In Denali, there are no paths
That’s the thing about Denali National Park. There are no hiking trails, and no campsites. There are mountains, wildlife, glaciers, rivers to cross, dense brush to bushwhack through, valleys, and scree fields. But one thing there is not are paths.
As I started walking away from the road, the faces of the senior citizens in the window still staring at me as I trundled out into the vast emptiness, there was no particular direction to head, except away. There was no campsite I had to reach that night. There was no trail to follow. Just the wilderness in front of me.
If I wanted, I could hike up one valley toward a glacier, and spend the next ten days camped there doing nothing at all. I could spend my time searching for wildlife - I did come across several caribou as well as the remains of some beautiful Dall sheep, their large, curled horns and skulls scattered about a hillside. Or, I could spend my time following a river, or hiking through the lowland brush. Or, I could explore several valleys, turning back on myself whenever I pleased. I could do four miles a day or twenty. When it came time to pitch my tent, I could do it anywhere, whether on a hill with views in every direction, or tucked into a mountainside.
The world was open.
And now you see what I’m getting at.
A new metaphor
Life is like hiking through Denali. Whether you stay in bed all morning doing nothing, or get up to water the plants, commute to work, see your kids, play video games, or whatever else it is that you choose to do that’s in front of you is completely up to you.
If you are wondering what your path in life is, or what your purpose should be, perhaps you should rethink the metaphor itself: life doesn’t have paths. We are not on a road to Damascus; we are wandering through the wilderness, and there is no promised land on the other side. We are not choosing the road less taken; we are simply choosing how to spend our time, and there are infinite possibilities.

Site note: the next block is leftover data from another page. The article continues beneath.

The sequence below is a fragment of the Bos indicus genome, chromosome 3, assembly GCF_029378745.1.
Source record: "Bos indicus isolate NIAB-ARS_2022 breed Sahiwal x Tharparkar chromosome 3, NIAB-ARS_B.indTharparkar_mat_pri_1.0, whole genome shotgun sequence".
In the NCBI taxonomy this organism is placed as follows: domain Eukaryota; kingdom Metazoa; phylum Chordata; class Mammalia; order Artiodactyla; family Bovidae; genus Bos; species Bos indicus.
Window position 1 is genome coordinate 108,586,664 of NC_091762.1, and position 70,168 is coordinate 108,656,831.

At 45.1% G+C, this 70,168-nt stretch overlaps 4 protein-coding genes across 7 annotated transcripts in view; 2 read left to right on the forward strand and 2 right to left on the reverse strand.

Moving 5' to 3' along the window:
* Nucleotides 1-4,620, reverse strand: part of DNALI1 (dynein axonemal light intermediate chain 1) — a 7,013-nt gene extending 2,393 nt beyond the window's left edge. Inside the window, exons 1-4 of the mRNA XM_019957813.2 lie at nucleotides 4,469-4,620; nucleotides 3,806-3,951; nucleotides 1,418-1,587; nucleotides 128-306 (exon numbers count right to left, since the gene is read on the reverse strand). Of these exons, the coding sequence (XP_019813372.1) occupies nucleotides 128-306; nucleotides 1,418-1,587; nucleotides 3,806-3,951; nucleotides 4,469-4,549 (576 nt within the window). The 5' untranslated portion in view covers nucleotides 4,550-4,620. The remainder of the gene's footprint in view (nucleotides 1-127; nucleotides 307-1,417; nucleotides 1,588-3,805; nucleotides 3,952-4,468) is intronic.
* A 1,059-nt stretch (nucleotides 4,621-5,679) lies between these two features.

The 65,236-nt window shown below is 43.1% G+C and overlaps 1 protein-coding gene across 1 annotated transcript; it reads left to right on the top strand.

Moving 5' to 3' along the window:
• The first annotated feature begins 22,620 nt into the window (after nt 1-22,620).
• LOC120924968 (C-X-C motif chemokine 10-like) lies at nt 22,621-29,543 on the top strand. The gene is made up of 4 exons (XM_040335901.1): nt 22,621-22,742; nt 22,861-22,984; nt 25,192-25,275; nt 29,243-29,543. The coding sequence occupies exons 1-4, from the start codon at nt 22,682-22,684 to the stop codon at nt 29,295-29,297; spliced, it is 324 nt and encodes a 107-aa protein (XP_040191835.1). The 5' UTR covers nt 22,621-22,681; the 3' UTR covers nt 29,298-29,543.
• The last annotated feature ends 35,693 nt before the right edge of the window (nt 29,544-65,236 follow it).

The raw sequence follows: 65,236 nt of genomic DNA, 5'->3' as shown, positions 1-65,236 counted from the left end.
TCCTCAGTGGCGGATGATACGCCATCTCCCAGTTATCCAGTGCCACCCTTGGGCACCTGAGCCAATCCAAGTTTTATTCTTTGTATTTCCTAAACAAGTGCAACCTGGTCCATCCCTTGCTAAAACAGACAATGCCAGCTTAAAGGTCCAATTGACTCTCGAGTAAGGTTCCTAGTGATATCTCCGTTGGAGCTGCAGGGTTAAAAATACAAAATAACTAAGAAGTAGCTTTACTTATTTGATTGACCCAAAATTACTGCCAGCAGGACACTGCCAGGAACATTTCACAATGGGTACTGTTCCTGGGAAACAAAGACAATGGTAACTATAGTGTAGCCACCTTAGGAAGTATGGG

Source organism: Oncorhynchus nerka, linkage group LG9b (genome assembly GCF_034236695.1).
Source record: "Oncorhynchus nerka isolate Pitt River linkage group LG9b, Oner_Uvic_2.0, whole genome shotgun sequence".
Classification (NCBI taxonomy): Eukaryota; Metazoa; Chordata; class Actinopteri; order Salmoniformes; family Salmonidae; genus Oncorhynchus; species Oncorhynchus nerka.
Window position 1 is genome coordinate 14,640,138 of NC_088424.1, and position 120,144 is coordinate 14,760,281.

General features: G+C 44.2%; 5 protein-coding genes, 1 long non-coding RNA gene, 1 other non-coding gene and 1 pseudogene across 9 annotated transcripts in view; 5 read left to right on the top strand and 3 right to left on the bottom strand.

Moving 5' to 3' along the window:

This way of thinking about the time ahead of me is lonesome and at times scary, like sailing through an unknown tempest in the middle of a vast ocean with no thought that land even exists. If there is no path, then I will never know whether I’m on it, or on the right one, or whether there is a right or a wrong one. There will only be the direction I choose to go.
As much as I love Robert Frost, it’s always been this way for me. I’m not religious, but my religious friends have sometimes asked me how I could go through life without that feeling there is a path God has chosen for me, or without the comfort of a higher power, or without the guideposts for action that are laid out by moral dictates like the commandments, or Jesus’ teachings, or any number of great books through the times.
And I say in response that I don’t know: it’s frightening and uncomfortable to believe that there is no path - and no amount of searching will get you to one. But of course it’s also liberating.
Sometimes I wish life did have paths, and that I could find the right one, and know that I was on it. I hiked up to a new climbing crag a few weeks ago and along the way I found those comforting rock cairns that signal: this is the way, you are headed in the right direction.
It’s always nice to come across those cairns. But the truth is, ultimately I prefer a hike through the wilderness. Maybe that’s a false sense of power, a mistaken belief that I am in control of more than I am. Maybe there really is a God and a path and a purpose and a plan for my life.
But I doubt it. Regardless, whether there is or isn’t, I’m sticking with my Denali metaphor. There are no paths - at least, no predetermined ones. There is only how you choose to spend your time.